Journalism at its very best
The Pulitzer Prize for public service shows newspaper courage still lives.
Arriving in eastern Ohio in 1925 as the new editor of the Canton Daily News, Don Mellett stumbled onto a civic disgrace – and a great story. Gangsters from as far away as Chicago were using Canton as a "hideout" for thugs on the lam, and paying off officials to look the other way. "It is the opinion of The News that Canton needs cleaning up," he wrote, launching a campaign that named the police chief, among other culprits. "Get busy or get out," wrote Mr. Mellett.Skip to next paragraph
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It was Canton's criminal element that got busy, though, shooting him dead outside his own home. Still, the paper's anti-crime campaign didn't fold. "We Carry On," the Daily News proclaimed on the front page.
In 1927, it won the Pulitzer Prize for public service. Eighty years later, amid plummeting newspaper readership, staff cutbacks, and often-superficial coverage, it's easy to think that such courage and civic devotion is in short supply. But when this year's winner of the prestigious prize is announced Monday, it will be just the latest evidence that journalism of the highest order continues to be practiced in newsrooms across America.
The history of this prize – the only Pulitzer award taking the form of a gold medal, and designed to be given to a newspaper, rather than individuals – shows the vital role that newspapers have played in serving the public good, often in the face of determined and powerful opposition.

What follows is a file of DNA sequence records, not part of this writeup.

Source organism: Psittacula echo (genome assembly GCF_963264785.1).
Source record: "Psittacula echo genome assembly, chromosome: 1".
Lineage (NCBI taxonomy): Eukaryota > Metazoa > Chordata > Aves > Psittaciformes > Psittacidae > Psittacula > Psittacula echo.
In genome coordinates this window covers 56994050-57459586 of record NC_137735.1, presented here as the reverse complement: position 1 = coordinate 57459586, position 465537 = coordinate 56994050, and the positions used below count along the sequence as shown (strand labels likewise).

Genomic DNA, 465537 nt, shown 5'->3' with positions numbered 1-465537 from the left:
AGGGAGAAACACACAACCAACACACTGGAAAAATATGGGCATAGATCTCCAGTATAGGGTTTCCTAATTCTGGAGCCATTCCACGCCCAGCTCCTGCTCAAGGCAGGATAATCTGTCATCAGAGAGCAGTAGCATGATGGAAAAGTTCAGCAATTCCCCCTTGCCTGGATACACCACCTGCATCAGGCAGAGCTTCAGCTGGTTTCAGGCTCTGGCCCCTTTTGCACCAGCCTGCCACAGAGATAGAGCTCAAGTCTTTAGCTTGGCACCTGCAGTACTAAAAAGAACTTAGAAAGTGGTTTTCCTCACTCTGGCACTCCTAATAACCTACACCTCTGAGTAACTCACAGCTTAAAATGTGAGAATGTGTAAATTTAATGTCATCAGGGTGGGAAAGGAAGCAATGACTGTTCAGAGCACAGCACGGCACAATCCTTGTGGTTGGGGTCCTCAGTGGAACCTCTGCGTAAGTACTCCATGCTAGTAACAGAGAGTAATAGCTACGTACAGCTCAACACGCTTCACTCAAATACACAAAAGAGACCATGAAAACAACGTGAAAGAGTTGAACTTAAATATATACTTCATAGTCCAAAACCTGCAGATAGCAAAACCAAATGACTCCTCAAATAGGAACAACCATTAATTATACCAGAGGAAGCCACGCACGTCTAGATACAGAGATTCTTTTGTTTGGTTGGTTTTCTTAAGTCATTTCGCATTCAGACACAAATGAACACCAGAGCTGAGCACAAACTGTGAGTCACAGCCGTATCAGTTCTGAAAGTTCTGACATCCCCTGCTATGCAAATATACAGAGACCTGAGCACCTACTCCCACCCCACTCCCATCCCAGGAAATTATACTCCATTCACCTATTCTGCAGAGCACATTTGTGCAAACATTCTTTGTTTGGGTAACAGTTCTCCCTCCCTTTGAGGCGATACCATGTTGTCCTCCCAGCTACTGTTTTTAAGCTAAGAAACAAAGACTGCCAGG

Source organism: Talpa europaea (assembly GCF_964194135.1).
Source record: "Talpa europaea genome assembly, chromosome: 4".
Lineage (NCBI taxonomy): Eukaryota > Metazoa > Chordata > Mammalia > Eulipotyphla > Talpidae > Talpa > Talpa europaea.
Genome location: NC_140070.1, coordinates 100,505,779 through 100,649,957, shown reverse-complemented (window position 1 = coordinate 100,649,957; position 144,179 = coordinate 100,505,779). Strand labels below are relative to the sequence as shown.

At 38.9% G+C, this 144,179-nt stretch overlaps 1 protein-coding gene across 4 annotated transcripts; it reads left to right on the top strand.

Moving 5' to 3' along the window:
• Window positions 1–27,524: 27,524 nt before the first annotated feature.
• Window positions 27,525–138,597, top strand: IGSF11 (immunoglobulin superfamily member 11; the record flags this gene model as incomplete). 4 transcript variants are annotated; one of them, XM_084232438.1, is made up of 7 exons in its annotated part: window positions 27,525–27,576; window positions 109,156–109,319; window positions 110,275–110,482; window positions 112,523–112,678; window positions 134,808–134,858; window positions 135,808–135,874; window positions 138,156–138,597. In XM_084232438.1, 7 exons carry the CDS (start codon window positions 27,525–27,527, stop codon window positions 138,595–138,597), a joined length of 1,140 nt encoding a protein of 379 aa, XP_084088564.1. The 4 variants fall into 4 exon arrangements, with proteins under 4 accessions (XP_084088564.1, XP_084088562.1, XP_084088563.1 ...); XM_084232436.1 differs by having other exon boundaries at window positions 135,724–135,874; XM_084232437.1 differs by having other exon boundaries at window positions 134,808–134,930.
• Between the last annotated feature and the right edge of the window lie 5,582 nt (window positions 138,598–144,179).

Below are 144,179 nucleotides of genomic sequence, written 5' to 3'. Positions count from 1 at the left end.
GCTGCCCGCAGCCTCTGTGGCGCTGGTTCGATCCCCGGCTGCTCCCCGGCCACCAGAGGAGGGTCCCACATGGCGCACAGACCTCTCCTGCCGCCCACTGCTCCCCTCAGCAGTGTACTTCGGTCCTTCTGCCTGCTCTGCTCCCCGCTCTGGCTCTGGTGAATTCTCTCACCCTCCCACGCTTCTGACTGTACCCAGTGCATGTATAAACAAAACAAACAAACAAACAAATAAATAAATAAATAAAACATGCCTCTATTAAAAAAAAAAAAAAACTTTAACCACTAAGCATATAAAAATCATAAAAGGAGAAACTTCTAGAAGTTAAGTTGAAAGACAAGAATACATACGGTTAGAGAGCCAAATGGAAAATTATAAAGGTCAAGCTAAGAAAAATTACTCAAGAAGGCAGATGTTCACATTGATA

That service-oriented courage can take many forms. Journalists putting themselves in harm's way have continued to get serious attention from the editors and academics who make up the Pulitzer Prize board, of course.
Dailies exposing Ku Klux Klan hatred, for example, won several early gold medals. Two North Carolina papers, in Whiteville and Tabor City, won in 1953 for campaigns against Klansmen, often revealed, under their sheets, to be government officials. (After winning, Tabor City Tribune editor Horace Carter admitted he had been terrified for his family as cars drove past his home at night, and he recounted how his 4-year-old son asked him, "The Klan gonna come and get you, Daddy?")
The 1979 Pulitzer medal went to the tiny Point Reyes Light in northern California. It reported on the armed cult that had grown within the Synanon anti-drug program, located just up the road from the editor's house. In one story, the Light reported how Synanon members had tried to kill an opposition lawyer by placing a rattlesnake in his mailbox.
But the public-service Pulitzer has grown to recognize fiscal as well as physical fortitude. In 1958, the Arkansas Gazette won for its balanced coverage of the court-ordered integration of Little Rock's Central High School, even though encouraging citizens to obey the law led segregationist readers to switch to the rival paper.